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I would recommend using multidimensional scaling (MDS) plots instead of PCA to gasp more information about the similarity of the samples. Sometimes PCAs and MDS aren't similar and MDS is more precise to discover the differences between samples.

If most genes were autosomal maybe you could check the model.matrix used to make the DE analysis, and consider using surrogate variables (sva), or batch effects estimations (together with all the proper normalizations done with voom, DESeq2, ....), to take into account the factors described in the paper you linked. At least that worked for me in an analysis.

About the topic in discussion here: The starting point can be the existing literature and the already known information of other papers or databases or the network of gene expression. (or any new proved method by anyone)

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6.1 years ago
vakul.mohanty ▴ 260

There are methods that take into account the whole dataset instead of just using differentially expressed genes to identify functional relationships. Here's a paper you could use as a reference and maybe find a tool that best suits you http://bmcgenomics.biomedcentral.com/articles/10.1186/1471-2164-13-282.

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Hi vakul.mohanty,

Very nice reference you have mentioned, thank you.

Can you please describe how NetWalker work and what is it's input data (in case of RNA-seq projects) if you have any personal experience about it?

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From the tutorial, it seems one should provide a tab-delimitated file as input, I would say rpkm or raw counts.

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Thanks for the paper, is there any R package of NetWalker?

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I think it provides a standalone gui. I think it can interact with R but I'm not really sure how. https://www.ncbi.nlm.nih.gov/pubmed/20808879 should have the algorithmic details

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6.1 years ago
Satyajeet Khare ★ 1.6k

Hi Lluis,

Genes can also undergo differential processing. They can use alternate promoters/exons/termination sites. Such RNA processing events may or may not lead to differential expression. Moreover, such events are not picked up in routine microarray analysis. Differential processing can however significantly change the gene function. I have come across one onco-protein which is more potent in one splice form than the other.

Best

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That's precisely why I am surprised of so few methods for studying such genes. I am sure it is more common than I think, and could explain more about the disease than just DEG.

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Such analysis isn't really possible with microarrays. However if you have RNAseq data you can address some of these limitations. RNAseq will allow you to look at differential usage of elements (exons,introns etc) miso (http://miso.readthedocs.io/en/fastmiso/#installing-fastmiso) and majiq(http://majiq.biociphers.org/), kma models actual retention of introns in transcripts (https://github.com/pachterlab/kma/blob/master/vignettes/kma.Rmd). I'm pretty sure there's much more out there.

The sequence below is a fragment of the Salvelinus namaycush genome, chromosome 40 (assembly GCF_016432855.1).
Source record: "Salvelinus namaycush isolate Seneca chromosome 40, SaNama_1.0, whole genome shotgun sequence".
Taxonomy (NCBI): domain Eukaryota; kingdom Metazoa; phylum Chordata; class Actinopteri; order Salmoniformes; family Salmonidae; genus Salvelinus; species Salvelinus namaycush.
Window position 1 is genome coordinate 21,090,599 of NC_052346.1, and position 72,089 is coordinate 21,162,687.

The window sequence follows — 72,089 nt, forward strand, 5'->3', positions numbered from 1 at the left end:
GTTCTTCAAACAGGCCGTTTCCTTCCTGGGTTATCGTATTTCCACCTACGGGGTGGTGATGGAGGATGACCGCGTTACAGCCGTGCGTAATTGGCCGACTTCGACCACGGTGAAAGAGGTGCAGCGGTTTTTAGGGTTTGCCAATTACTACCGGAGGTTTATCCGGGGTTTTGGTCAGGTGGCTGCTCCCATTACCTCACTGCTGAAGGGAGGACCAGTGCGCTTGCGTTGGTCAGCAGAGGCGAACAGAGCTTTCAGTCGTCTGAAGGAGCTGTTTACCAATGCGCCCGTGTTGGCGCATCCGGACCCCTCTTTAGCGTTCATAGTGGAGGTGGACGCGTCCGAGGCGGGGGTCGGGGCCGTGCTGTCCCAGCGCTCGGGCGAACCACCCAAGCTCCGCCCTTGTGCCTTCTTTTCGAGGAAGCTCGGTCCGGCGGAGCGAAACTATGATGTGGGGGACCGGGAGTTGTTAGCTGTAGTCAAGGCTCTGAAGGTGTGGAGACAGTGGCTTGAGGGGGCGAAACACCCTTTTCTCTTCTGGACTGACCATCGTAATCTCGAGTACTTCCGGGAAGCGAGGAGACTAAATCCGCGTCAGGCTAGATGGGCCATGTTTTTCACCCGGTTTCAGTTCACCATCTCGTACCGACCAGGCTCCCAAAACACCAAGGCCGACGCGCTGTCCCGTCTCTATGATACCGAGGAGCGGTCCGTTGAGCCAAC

With the right sort of data and analytical approach there's much you can infer in addition to differential expression.

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Thanks for the tools for RNA-seq analysis! In microarray data is possible to do other studies than DEG, see my comment above with examples of tools with other approaches to microarray expression data.

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5.3 years ago
shania90.lk ▴ 30

Hi,

Not sure whether this was mentioned before in the posts. But just when I was looking at your explanation, from the top of my head I think of gene co-expression networks. What you are saying is absolutely true. The genes that are differentially expressed may not be the only important genes in a particular situation. A transporter for example, might not be a DE gene but still may very well be active during a stress condition. What I have found throughout my not so long PhD journey is that (to mention that I'm no expert at all and well be missing something here), using gene co-expression networks to identify those genes have helped in your context. I would like to refer to this paper that mentions how the shift from differential gene expression to differential networking (specifically weighted gene co-expression networks) affect the study of genetics of diseases, specifically.

Cheers,
Shani

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I was aware of the network point of view, but you brought a nice paper, it points software (and thus new methodology) I hadn't heard before.

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5.3 years ago
theobroma22 ★ 1.2k

SPIA: Signalling Pathway Impact Analysis Bioconductor package considers both Non-DE and DE genes to get significant pathways. Researchers usually defer to Gene Ontology and KEGG Orthology, but opposed to these types of enrichment analyses SPIA is a topology-based analysis, and so is considered more powerful in terms of the result.

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Thanks I am aware of SPIA (although I have never used it), all GSEA methods use both DE and non DE genes. Thanks